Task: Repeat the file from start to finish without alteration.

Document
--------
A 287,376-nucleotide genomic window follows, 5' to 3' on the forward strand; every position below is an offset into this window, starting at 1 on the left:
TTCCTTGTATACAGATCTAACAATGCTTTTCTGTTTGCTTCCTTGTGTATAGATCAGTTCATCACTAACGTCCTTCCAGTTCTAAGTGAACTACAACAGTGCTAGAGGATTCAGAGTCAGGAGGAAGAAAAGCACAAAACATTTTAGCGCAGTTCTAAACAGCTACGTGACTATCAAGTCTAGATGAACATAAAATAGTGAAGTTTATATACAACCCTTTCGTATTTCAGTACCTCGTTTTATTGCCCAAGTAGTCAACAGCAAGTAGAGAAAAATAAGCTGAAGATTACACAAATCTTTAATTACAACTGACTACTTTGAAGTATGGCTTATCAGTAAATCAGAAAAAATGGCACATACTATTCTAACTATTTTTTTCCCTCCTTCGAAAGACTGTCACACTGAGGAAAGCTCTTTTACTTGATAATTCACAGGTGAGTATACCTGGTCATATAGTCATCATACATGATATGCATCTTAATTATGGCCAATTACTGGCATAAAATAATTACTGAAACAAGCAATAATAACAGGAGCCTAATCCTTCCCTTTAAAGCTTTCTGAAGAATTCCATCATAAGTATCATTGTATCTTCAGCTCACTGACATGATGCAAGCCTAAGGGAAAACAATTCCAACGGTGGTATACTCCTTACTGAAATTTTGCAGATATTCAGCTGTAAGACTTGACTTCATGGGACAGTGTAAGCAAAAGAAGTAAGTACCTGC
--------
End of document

A 287,376-nucleotide genomic window follows, 5' to 3' on the forward strand; every position below is an offset into this window, starting at 1 on the left:
TTCCTTGTATACAGATCTAACAATGCTTTTCTGTTTGCTTCCTTGTGTATAGATCAGTTCATCACTAACGTCCTTCCAGTTCTAAGTGAACTACAACAGTGCTAGAGGATTCAGAGTCAGGAGGAAGAAAAGCACAAAACATTTTAGCGCAGTTCTAAACAGCTACGTGACTATCAAGTCTAGATGAACATAAAATAGTGAAGTTTATATACAACCCTTTCGTATTTCAGTACCTCGTTTTATTGCCCAAGTAGTCAACAGCAAGTAGAGAAAAATAAGCTGAAGATTACACAAATCTTTAATTACAACTGACTACTTTGAAGTATGGCTTATCAGTAAATCAGAAAAAATGGCACATACTATTCTAACTATTTTTTTCCCTCCTTCGAAAGACTGTCACACTGAGGAAAGCTCTTTTACTTGATAATTCACAGGTGAGTATACCTGGTCATATAGTCATCATACATGATATGCATCTTAATTATGGCCAATTACTGGCATAAAATAATTACTGAAACAAGCAATAATAACAGGAGCCTAATCCTTCCCTTTAAAGCTTTCTGAAGAATTCCATCATAAGTATCATTGTATCTTCAGCTCACTGACATGATGCAAGCCTAAGGGAAAACAATTCCAACGGTGGTATACTCCTTACTGAAATTTTGCAGATATTCAGCTGTAAGACTTGACTTCATGGGACAGTGTAAGCAAAAGAAGTAAGTACCTGC